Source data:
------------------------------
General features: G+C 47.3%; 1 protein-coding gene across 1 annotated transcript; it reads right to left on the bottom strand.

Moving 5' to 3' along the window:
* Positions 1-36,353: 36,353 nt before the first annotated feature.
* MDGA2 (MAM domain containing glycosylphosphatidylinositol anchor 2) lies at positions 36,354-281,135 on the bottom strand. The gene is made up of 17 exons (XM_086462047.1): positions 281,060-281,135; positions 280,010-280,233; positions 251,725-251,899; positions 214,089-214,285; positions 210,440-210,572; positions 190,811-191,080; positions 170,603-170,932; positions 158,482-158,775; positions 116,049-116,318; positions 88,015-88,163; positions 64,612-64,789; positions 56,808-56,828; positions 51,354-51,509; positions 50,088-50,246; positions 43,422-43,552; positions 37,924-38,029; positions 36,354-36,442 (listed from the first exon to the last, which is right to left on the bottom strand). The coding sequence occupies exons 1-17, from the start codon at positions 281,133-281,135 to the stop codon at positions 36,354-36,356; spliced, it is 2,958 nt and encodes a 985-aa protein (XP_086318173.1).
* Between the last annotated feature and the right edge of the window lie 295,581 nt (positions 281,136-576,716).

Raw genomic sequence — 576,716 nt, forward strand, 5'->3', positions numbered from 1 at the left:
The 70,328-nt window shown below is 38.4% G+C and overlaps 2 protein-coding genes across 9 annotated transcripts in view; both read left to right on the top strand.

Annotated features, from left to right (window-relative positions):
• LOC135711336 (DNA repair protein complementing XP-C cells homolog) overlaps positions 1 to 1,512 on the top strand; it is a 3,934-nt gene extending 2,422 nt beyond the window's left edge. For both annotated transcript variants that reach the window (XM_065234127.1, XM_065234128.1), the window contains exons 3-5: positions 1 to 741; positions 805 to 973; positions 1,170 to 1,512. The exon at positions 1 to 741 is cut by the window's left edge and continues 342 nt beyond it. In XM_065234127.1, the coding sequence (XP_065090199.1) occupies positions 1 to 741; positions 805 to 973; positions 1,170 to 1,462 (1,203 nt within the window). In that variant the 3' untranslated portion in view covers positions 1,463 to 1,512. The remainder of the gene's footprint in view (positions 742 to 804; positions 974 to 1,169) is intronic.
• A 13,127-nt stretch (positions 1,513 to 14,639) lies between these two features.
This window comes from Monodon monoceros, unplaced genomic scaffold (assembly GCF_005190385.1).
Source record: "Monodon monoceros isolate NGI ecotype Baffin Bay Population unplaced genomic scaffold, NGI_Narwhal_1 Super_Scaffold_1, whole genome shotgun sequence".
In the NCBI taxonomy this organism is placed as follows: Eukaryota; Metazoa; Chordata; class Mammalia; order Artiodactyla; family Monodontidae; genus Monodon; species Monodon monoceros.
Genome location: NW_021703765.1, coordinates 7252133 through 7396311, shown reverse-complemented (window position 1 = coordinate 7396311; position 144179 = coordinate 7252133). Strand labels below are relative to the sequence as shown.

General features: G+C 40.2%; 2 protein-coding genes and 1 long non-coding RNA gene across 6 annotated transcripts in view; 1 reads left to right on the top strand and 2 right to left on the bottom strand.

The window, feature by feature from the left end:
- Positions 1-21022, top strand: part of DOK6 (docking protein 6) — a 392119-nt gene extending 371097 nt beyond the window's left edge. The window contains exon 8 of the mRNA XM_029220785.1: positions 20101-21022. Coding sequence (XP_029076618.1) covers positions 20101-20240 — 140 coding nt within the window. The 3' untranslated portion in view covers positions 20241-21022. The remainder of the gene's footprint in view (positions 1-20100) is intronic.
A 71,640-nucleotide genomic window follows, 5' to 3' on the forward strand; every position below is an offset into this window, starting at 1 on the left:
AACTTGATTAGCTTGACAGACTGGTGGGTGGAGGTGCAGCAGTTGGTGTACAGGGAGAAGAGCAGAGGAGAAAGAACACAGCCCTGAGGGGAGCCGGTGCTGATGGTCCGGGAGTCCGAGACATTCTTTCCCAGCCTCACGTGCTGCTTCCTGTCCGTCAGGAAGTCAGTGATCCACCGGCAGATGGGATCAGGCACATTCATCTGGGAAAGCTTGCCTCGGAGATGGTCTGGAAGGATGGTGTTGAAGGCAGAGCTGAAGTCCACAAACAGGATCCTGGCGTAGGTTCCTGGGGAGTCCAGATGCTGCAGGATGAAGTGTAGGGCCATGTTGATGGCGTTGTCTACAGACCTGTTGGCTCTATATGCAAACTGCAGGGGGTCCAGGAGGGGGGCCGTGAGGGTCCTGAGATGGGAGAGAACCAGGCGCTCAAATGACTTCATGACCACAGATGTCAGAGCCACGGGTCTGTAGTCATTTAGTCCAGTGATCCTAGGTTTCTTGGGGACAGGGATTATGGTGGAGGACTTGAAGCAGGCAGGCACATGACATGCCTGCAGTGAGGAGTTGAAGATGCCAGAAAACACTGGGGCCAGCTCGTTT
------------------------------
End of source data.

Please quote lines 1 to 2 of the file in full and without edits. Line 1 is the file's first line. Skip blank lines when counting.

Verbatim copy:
General features: G+C 47.3%; 1 protein-coding gene across 1 annotated transcript; it reads right to left on the bottom strand.

Moving 5' to 3' along the window: